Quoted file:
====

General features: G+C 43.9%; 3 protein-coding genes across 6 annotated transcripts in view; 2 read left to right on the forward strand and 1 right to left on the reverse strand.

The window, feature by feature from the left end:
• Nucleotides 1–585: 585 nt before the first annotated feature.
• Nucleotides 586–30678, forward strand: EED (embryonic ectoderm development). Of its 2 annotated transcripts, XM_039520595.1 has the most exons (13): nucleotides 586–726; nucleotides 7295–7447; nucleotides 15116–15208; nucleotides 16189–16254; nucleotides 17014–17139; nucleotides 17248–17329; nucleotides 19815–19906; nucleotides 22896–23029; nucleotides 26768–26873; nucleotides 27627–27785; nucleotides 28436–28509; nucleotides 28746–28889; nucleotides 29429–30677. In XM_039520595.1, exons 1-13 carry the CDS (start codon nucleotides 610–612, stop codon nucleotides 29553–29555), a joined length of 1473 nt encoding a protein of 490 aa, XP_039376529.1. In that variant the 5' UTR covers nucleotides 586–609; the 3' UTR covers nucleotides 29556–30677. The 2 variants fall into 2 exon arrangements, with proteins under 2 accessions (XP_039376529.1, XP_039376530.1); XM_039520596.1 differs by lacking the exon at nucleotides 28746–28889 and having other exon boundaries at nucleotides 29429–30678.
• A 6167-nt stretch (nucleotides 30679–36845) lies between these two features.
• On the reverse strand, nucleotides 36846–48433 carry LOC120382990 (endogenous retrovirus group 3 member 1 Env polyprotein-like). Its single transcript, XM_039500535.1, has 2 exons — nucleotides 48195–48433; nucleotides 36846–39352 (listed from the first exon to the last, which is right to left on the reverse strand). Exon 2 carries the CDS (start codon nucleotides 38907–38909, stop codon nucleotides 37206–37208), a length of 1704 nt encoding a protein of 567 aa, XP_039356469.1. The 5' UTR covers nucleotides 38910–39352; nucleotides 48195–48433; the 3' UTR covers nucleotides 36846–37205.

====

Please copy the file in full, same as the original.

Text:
General features: G+C 43.9%; 3 protein-coding genes across 6 annotated transcripts in view; 2 read left to right on the forward strand and 1 right to left on the reverse strand.

The window, feature by feature from the left end:
• Nucleotides 1–585: 585 nt before the first annotated feature.
• Nucleotides 586–30678, forward strand: EED (embryonic ectoderm development). Of its 2 annotated transcripts, XM_039520595.1 has the most exons (13): nucleotides 586–726; nucleotides 7295–7447; nucleotides 15116–15208; nucleotides 16189–16254; nucleotides 17014–17139; nucleotides 17248–17329; nucleotides 19815–19906; nucleotides 22896–23029; nucleotides 26768–26873; nucleotides 27627–27785; nucleotides 28436–28509; nucleotides 28746–28889; nucleotides 29429–30677. In XM_039520595.1, exons 1-13 carry the CDS (start codon nucleotides 610–612, stop codon nucleotides 29553–29555), a joined length of 1473 nt encoding a protein of 490 aa, XP_039376529.1. In that variant the 5' UTR covers nucleotides 586–609; the 3' UTR covers nucleotides 29556–30677. The 2 variants fall into 2 exon arrangements, with proteins under 2 accessions (XP_039376529.1, XP_039376530.1); XM_039520596.1 differs by lacking the exon at nucleotides 28746–28889 and having other exon boundaries at nucleotides 29429–30678.
• A 6167-nt stretch (nucleotides 30679–36845) lies between these two features.
• On the reverse strand, nucleotides 36846–48433 carry LOC120382990 (endogenous retrovirus group 3 member 1 Env polyprotein-like). Its single transcript, XM_039500535.1, has 2 exons — nucleotides 48195–48433; nucleotides 36846–39352 (listed from the first exon to the last, which is right to left on the reverse strand). Exon 2 carries the CDS (start codon nucleotides 38907–38909, stop codon nucleotides 37206–37208), a length of 1704 nt encoding a protein of 567 aa, XP_039356469.1. The 5' UTR covers nucleotides 38910–39352; nucleotides 48195–48433; the 3' UTR covers nucleotides 36846–37205.